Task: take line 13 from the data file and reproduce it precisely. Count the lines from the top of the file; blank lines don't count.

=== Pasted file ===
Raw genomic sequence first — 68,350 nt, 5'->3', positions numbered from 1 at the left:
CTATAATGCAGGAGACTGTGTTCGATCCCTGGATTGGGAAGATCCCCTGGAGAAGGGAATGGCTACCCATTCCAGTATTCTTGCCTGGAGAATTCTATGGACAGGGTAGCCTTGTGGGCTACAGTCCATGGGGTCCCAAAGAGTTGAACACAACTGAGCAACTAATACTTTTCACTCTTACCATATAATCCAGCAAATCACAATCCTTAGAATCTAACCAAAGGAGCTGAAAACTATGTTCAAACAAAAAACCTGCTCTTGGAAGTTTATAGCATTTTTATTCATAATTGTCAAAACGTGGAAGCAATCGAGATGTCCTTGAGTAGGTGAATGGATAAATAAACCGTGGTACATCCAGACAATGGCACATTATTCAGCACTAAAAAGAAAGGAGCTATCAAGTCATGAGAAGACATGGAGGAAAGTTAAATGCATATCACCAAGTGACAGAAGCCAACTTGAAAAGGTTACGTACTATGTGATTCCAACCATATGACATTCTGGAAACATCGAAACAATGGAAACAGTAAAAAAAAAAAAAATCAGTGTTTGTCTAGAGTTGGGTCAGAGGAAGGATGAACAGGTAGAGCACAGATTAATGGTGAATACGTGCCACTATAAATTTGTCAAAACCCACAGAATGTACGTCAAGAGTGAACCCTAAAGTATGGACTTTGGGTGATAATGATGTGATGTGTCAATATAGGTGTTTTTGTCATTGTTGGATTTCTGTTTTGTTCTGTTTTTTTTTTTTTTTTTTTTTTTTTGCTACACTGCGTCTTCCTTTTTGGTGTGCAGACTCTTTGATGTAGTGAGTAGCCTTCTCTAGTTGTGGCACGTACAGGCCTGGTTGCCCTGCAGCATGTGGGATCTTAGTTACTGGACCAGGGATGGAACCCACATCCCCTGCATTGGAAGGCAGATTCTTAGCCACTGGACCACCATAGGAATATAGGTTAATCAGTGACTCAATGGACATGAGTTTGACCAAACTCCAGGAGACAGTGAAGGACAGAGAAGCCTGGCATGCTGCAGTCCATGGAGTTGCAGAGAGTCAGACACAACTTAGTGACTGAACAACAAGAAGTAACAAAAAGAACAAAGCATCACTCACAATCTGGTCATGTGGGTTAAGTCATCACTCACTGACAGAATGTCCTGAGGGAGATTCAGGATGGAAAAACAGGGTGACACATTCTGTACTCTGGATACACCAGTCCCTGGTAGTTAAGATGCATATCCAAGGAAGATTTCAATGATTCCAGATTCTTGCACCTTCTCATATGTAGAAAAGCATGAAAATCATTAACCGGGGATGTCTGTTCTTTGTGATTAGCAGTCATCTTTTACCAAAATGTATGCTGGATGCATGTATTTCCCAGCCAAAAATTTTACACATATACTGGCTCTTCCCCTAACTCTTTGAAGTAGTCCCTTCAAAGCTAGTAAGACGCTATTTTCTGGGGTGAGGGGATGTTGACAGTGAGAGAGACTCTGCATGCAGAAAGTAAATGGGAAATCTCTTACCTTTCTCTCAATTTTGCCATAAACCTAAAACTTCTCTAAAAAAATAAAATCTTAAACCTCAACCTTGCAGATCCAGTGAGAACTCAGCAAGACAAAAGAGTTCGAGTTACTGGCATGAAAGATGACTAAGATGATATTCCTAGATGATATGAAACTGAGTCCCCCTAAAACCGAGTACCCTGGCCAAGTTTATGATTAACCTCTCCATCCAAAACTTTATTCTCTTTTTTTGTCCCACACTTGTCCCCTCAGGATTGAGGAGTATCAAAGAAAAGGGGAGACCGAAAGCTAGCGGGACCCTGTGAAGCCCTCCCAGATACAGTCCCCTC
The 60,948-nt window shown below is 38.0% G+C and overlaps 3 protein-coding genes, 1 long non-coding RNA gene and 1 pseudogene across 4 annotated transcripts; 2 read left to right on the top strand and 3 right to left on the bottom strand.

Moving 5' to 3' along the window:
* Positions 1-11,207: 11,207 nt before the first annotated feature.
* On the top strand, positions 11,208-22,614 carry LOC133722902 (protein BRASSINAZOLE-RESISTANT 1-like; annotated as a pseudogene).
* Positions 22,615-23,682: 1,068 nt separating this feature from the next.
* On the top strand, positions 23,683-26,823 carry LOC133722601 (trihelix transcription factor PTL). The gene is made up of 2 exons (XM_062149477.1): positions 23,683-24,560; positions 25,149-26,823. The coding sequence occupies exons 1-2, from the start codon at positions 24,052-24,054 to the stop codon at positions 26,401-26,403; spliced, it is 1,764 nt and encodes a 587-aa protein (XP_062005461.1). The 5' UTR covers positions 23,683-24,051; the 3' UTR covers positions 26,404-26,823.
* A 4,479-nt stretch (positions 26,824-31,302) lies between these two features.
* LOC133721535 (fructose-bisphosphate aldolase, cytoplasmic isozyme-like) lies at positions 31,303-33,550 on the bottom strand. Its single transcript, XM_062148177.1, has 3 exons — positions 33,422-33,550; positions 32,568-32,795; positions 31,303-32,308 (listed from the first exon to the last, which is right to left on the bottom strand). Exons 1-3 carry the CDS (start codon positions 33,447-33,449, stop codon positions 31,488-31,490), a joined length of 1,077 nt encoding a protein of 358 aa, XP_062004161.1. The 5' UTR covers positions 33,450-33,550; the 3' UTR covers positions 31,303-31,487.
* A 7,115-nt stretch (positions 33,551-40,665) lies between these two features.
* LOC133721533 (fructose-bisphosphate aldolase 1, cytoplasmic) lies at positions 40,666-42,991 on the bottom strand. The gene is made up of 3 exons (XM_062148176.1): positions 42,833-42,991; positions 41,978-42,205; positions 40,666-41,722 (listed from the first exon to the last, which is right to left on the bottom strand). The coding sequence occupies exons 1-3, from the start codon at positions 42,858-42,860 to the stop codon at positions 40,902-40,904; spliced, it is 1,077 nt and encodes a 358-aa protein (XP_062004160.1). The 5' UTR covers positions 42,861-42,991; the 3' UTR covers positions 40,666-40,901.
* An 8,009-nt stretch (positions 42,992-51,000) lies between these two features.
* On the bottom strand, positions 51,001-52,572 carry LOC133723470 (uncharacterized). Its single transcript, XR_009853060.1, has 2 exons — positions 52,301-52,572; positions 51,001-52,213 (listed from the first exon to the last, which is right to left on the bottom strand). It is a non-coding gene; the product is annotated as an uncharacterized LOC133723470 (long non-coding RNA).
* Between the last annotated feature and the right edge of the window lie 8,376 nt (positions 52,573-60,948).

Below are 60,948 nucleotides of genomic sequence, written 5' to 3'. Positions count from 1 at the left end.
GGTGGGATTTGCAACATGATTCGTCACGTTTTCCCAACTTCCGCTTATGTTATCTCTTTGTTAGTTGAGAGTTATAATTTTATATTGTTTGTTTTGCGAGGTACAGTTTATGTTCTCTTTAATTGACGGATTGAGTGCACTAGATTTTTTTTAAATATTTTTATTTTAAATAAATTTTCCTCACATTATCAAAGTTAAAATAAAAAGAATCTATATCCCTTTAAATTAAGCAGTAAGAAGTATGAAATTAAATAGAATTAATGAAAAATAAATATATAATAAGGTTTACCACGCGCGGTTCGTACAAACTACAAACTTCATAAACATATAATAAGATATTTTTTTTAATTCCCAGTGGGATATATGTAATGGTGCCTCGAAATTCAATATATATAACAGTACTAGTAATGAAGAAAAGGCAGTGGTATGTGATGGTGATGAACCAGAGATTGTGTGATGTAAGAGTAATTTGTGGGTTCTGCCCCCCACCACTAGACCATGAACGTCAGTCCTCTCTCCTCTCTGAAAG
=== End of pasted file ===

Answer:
* An 8,009-nt stretch (positions 42,992-51,000) lies between these two features.